Wednesday, July 15, 2015

(empo-jooryst) Now it can't be told, the 2015 edition

Back on March 27, 2013, I wrote a post called (empo-jooryst) Now it can't be told. This was an alert to a series of posts that I published in July 2013, concerning a trial in March 2013 for which I was an alternate juror.

Even the March 27, 2013 post didn't publicly appear until after the verdict - and my (heavily redacted) stories about the trial itself did not appear until over 90 days later.

Why not? Because, according to a very strict reading of California law, my blog posts are written "for compensation," and therefore, a juror - even an alternate juror - cannot discuss a trial for 90 days after being discharged.

Because of this, I did not publicly discuss my alternate jury service until July 1.

Why am I talking about this now? Well, I am writing this post on May 26, 2015 - and am scheduled to appear for jury service on May 27.

I have no idea what will happen. Perhaps tonight (i.e., the evening of May 26) my jury summons will be cancelled.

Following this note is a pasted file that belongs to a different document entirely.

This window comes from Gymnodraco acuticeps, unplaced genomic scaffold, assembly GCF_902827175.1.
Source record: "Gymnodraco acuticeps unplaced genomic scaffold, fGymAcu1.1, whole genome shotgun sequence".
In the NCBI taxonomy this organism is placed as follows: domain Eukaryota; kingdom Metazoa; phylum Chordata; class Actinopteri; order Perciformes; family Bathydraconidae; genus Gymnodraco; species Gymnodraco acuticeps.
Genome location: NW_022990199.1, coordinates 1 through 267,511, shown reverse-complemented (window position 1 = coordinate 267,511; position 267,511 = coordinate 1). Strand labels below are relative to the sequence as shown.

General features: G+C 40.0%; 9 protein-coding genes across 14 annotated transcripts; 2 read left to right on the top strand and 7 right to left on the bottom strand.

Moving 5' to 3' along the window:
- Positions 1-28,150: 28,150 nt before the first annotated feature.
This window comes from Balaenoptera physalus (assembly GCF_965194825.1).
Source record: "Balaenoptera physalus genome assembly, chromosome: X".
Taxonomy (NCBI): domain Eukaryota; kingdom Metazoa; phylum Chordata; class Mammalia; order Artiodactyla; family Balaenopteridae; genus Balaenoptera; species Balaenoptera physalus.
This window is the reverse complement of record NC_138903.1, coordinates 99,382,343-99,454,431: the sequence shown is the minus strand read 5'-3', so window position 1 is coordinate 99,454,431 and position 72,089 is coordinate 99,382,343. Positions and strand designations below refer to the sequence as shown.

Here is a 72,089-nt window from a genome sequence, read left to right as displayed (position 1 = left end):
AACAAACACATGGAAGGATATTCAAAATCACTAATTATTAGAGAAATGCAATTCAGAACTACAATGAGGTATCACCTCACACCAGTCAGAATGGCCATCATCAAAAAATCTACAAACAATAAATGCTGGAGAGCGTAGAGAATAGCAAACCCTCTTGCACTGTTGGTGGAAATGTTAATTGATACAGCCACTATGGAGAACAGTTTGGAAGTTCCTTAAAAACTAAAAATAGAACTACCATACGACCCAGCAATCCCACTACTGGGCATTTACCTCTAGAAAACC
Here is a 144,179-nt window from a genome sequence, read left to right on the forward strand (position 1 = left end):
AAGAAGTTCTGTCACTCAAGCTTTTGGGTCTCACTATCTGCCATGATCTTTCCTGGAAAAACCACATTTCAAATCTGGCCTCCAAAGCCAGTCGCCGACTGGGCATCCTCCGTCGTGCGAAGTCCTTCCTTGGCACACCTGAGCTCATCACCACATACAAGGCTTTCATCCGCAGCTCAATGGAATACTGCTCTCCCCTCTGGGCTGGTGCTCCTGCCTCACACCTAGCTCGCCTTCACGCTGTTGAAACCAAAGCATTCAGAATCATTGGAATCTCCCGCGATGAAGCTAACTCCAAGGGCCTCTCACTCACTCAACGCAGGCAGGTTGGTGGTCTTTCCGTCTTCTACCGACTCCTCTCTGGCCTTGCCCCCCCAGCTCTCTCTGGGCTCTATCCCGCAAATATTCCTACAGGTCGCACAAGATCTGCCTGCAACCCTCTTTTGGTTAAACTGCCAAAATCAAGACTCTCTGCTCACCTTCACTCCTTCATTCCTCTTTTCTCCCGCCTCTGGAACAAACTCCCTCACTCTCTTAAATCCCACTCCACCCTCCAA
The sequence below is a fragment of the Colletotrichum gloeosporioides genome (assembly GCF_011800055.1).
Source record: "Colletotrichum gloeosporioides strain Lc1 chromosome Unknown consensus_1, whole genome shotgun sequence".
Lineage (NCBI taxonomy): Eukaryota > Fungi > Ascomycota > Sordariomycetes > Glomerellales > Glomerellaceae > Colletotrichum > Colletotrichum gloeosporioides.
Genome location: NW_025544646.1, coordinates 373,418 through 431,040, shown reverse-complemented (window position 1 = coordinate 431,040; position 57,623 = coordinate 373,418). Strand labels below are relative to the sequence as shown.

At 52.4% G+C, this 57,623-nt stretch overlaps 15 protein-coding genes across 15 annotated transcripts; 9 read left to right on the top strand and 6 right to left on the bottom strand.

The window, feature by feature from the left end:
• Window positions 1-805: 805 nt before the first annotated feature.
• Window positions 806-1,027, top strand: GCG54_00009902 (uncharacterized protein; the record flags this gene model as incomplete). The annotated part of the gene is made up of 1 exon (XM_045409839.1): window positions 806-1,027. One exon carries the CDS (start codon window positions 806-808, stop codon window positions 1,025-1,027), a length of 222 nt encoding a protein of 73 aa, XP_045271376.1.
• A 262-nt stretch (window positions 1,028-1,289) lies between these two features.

Perhaps I'll show up on May 27 and won't end up on a jury.

Perhaps I'll end up as an alternate on a jury again. (This has happened to me twice in my life - in 2013, and once in the 1980s. You sit through the entire trial, but never get to render a verdict - well, unless something unexpected happens.)

Perhaps I'll end up as one of the actual twelve jurors.

Regardless, as of this moment (again, the afternoon of May 26) I have to stay away from the "proceedings" pages on the Rancho Cucamonga Superior Court website until I am released from jury service (released from a jury, released from being an alternate, or just plain released). After that, I can look all that I want.

Here we go again.

See you in September.

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